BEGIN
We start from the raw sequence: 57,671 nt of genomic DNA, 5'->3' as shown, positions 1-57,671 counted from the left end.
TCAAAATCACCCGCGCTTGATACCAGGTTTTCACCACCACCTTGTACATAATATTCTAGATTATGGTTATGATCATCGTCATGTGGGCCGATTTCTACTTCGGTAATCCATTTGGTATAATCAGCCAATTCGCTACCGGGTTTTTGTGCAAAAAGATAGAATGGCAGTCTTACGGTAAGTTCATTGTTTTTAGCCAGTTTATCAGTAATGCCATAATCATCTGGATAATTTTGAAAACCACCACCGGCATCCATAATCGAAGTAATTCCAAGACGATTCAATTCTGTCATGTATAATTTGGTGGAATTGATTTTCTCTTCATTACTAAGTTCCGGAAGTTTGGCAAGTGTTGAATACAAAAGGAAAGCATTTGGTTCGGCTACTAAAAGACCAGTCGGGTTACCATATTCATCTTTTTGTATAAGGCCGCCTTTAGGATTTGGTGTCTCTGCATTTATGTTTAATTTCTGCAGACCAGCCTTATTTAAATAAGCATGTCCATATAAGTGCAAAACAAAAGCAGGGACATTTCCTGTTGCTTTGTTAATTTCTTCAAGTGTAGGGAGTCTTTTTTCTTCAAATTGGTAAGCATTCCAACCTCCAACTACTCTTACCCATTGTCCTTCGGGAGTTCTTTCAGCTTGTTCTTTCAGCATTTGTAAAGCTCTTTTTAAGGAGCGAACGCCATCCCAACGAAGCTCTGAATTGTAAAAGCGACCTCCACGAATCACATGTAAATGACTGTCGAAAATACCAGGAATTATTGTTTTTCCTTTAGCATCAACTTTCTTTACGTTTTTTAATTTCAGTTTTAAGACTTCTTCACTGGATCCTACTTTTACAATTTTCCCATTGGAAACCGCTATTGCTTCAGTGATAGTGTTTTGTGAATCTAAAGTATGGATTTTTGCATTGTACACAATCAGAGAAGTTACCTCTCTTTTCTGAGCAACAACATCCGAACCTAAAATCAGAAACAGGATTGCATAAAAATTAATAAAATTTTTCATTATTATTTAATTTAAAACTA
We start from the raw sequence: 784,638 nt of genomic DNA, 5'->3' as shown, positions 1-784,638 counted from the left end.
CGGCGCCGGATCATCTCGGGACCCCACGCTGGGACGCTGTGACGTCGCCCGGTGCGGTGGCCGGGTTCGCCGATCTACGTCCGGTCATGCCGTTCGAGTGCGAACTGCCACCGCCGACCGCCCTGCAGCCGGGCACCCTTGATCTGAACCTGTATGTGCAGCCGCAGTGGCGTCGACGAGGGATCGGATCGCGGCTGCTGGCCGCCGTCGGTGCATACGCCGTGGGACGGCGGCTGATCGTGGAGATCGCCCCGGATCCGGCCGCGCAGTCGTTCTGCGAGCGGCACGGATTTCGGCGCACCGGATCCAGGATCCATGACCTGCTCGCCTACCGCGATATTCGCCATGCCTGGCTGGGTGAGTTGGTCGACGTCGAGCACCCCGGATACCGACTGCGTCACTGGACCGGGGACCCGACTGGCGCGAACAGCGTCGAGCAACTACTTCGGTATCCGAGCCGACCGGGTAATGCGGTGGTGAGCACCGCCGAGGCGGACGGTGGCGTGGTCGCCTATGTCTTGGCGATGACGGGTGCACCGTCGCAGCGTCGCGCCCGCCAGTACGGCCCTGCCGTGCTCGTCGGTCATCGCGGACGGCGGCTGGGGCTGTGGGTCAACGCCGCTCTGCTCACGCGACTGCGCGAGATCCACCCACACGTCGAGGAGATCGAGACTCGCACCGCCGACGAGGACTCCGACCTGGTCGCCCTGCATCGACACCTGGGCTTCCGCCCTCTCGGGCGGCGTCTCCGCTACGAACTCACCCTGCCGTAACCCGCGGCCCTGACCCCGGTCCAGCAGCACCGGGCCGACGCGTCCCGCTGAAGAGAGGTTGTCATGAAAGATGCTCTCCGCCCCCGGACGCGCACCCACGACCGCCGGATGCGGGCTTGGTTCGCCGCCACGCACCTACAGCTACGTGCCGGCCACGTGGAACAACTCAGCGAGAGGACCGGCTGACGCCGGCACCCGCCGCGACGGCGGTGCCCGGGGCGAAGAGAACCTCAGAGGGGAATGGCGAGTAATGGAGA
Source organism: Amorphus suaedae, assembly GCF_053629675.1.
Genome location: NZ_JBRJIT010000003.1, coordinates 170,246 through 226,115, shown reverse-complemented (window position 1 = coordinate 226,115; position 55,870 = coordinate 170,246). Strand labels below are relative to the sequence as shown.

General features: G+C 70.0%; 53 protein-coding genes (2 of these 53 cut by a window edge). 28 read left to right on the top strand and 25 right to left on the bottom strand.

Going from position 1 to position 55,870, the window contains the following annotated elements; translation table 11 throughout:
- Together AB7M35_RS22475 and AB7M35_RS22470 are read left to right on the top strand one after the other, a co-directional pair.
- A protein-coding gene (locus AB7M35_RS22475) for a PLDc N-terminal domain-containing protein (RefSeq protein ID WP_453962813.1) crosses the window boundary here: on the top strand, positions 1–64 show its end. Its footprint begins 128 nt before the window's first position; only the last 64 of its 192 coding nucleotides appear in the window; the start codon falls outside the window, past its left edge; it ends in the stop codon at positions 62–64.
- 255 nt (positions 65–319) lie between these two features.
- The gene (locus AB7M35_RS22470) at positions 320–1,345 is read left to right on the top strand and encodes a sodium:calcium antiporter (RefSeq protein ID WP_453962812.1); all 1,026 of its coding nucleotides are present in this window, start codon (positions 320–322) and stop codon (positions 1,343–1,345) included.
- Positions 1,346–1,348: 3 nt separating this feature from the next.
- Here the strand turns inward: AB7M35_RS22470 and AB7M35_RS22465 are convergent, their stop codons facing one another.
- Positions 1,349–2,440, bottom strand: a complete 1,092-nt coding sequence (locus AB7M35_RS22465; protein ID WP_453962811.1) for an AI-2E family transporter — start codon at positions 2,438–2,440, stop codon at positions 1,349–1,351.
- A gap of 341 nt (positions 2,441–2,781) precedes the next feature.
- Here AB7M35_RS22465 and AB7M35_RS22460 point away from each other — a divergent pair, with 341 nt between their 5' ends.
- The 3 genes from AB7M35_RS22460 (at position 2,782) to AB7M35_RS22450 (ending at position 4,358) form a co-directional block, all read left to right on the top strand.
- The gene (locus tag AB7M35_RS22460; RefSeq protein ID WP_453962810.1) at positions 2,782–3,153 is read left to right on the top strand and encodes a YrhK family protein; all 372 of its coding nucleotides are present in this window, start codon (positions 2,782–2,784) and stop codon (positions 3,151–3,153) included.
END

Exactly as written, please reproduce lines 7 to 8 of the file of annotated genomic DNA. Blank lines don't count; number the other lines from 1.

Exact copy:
General features: G+C 70.0%; 53 protein-coding genes (2 of these 53 cut by a window edge). 28 read left to right on the top strand and 25 right to left on the bottom strand.

Going from position 1 to position 55,870, the window contains the following annotated elements; translation table 11 throughout: